Your pre-workout meal shouldn't be too large so you feel sick during your workout. On the other hand, you shouldn't ever skip this meal as working out on an empty stomach could even lose you muscle.
So to sum it all up, an effective meal could look like this:
* 30-40 grams of whey protein mixed in 300-400ml of skim milk or water
* A serving of low-glycemic carbohydrates (eg: apple, oatmeal, yoghurt, wheat bread, skim milk)
Thursday, July 7, 2011
Stretching as a circulation booster is a long-established fact in the annals of medical research. All stretching really is is a form of physical exercise that elongates a specific set of skeletal muscles. The purpose for this elongation is the confirmation of muscle tone, along with improving the elasticity of said muscle. As a consequence of stretching before working out, you feel improved range of motion, flexibility and also muscle control. Apart from working out, stretching also provides therapeutic benefits, as in those benefits derived from relaxing cramping muscles. By reading this information, you will begin to understand just how stretching before working out can act as a circulation booster.
Increases the Flow of Oxygen
One way that stretching before working out can act as a circulation booster is by simply increasing the flow of oxygen to your muscles. This oxygen is carried by your blood to your muscles, and muscles which are deprived of oxygen as a result of poor circulation are muscles that tend to endure aches, pains, and generally increased tension and tightness. Furthermore, many of the aches and pains that you develop in your body from lack of oxygen moving through your blood are connected to the knee, hip, back and neck. The antidote to this is just basic stretching. Even stretching for as little as 15 minutes every day can lead to marked improvements in the flow of oxygen in your body and, as a result, in the alleviation of aches and pains you may feel during a workout.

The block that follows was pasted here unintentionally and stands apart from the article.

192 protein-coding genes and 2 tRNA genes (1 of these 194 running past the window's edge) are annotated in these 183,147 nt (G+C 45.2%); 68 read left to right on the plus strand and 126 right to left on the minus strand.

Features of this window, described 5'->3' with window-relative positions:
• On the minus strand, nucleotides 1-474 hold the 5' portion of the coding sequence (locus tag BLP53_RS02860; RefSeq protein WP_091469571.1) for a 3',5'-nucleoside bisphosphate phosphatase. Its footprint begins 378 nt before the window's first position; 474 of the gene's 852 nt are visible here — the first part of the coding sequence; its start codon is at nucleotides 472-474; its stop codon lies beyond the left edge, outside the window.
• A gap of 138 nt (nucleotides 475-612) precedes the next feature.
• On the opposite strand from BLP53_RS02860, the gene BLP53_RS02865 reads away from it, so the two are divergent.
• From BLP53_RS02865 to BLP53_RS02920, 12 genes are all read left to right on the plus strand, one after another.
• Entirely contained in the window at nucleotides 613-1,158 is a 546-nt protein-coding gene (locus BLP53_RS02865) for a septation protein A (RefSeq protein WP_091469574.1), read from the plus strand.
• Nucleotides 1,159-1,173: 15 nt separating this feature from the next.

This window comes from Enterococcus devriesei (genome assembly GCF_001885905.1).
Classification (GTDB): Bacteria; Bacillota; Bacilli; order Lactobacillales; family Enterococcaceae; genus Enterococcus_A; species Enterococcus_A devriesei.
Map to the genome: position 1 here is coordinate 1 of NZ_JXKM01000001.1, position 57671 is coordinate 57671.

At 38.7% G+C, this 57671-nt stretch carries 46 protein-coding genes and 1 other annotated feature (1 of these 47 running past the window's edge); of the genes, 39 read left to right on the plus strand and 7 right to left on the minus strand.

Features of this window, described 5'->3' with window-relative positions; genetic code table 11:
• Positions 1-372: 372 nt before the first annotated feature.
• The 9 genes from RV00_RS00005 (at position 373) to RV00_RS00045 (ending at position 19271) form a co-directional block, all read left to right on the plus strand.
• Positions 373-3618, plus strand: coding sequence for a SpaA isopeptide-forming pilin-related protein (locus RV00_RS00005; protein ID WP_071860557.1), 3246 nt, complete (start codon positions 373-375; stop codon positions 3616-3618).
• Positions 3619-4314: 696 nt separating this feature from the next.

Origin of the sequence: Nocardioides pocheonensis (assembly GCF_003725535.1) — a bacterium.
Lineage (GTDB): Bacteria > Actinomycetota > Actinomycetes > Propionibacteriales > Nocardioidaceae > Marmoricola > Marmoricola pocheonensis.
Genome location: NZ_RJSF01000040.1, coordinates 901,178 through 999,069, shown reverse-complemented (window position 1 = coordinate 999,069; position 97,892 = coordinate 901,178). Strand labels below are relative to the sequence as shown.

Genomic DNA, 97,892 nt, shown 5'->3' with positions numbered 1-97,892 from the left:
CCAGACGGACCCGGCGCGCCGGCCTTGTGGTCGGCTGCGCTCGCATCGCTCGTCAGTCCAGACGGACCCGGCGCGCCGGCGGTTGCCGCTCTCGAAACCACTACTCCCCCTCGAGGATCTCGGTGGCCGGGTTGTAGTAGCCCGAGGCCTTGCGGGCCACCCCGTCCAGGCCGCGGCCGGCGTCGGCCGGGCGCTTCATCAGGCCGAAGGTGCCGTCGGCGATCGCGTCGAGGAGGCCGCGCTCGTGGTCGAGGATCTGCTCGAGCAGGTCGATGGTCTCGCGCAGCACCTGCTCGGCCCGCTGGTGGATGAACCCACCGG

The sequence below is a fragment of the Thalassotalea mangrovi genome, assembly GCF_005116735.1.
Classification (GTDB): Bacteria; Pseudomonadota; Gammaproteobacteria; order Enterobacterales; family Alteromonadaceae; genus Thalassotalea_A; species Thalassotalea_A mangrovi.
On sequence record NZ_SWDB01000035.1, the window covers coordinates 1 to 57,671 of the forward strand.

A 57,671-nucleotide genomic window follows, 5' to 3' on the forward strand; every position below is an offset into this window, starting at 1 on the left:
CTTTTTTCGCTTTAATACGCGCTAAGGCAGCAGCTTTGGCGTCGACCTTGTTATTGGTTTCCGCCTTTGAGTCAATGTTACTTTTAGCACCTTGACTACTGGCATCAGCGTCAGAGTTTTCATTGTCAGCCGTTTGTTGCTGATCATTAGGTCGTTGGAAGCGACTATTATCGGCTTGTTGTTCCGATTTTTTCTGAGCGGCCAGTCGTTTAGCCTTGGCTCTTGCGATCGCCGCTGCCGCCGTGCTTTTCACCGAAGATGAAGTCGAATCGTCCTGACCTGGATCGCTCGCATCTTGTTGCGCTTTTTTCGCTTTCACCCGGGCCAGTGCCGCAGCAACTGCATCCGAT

Alleviates Tight Muscles
Stretching need not be complicated to be effective. In fact, a straightforward way you can improve your circulation problems before working out is by way of the 90 degree test pose. In this very basic and simple stretching exercise, all you are required to do is pull one leg forward to your upper body. As you gain more flexibility, your challenge is to increase how close you can pull your leg to your upper body.